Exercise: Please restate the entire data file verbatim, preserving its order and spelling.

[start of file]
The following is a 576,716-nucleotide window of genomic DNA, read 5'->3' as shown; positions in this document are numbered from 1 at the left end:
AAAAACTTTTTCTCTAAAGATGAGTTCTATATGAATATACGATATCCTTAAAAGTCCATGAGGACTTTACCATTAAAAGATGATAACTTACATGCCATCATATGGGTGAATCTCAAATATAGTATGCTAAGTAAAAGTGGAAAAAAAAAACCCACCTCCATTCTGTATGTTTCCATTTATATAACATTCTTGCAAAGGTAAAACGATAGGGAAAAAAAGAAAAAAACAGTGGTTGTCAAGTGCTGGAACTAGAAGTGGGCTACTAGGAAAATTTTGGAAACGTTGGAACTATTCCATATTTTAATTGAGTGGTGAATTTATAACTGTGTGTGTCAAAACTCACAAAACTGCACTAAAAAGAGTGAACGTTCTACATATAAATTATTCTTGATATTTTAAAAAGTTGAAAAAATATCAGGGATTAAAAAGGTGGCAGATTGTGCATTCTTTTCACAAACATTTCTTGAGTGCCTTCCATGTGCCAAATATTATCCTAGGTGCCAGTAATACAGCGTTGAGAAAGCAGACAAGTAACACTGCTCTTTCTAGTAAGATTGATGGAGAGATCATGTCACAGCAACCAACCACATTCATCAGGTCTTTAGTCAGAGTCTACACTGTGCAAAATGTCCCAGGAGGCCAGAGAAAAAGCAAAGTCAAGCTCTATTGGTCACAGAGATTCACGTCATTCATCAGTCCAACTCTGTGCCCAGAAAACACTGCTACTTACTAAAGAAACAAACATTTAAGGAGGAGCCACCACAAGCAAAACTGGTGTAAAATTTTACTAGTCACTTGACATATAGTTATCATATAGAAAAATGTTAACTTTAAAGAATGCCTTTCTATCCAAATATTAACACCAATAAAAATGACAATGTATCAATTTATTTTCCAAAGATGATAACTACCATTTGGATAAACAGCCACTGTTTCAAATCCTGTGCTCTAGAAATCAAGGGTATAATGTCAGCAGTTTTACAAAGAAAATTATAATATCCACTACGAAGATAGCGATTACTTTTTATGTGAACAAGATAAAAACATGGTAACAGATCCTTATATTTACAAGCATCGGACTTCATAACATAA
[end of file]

The following is a 576,716-nucleotide window of genomic DNA, read 5'->3' as shown; positions in this document are numbered from 1 at the left end:
AAAAACTTTTTCTCTAAAGATGAGTTCTATATGAATATACGATATCCTTAAAAGTCCATGAGGACTTTACCATTAAAAGATGATAACTTACATGCCATCATATGGGTGAATCTCAAATATAGTATGCTAAGTAAAAGTGGAAAAAAAAAACCCACCTCCATTCTGTATGTTTCCATTTATATAACATTCTTGCAAAGGTAAAACGATAGGGAAAAAAAGAAAAAAACAGTGGTTGTCAAGTGCTGGAACTAGAAGTGGGCTACTAGGAAAATTTTGGAAACGTTGGAACTATTCCATATTTTAATTGAGTGGTGAATTTATAACTGTGTGTGTCAAAACTCACAAAACTGCACTAAAAAGAGTGAACGTTCTACATATAAATTATTCTTGATATTTTAAAAAGTTGAAAAAATATCAGGGATTAAAAAGGTGGCAGATTGTGCATTCTTTTCACAAACATTTCTTGAGTGCCTTCCATGTGCCAAATATTATCCTAGGTGCCAGTAATACAGCGTTGAGAAAGCAGACAAGTAACACTGCTCTTTCTAGTAAGATTGATGGAGAGATCATGTCACAGCAACCAACCACATTCATCAGGTCTTTAGTCAGAGTCTACACTGTGCAAAATGTCCCAGGAGGCCAGAGAAAAAGCAAAGTCAAGCTCTATTGGTCACAGAGATTCACGTCATTCATCAGTCCAACTCTGTGCCCAGAAAACACTGCTACTTACTAAAGAAACAAACATTTAAGGAGGAGCCACCACAAGCAAAACTGGTGTAAAATTTTACTAGTCACTTGACATATAGTTATCATATAGAAAAATGTTAACTTTAAAGAATGCCTTTCTATCCAAATATTAACACCAATAAAAATGACAATGTATCAATTTATTTTCCAAAGATGATAACTACCATTTGGATAAACAGCCACTGTTTCAAATCCTGTGCTCTAGAAATCAAGGGTATAATGTCAGCAGTTTTACAAAGAAAATTATAATATCCACTACGAAGATAGCGATTACTTTTTATGTGAACAAGATAAAAACATGGTAACAGATCCTTATATTTACAAGCATCGGACTTCATAACATAA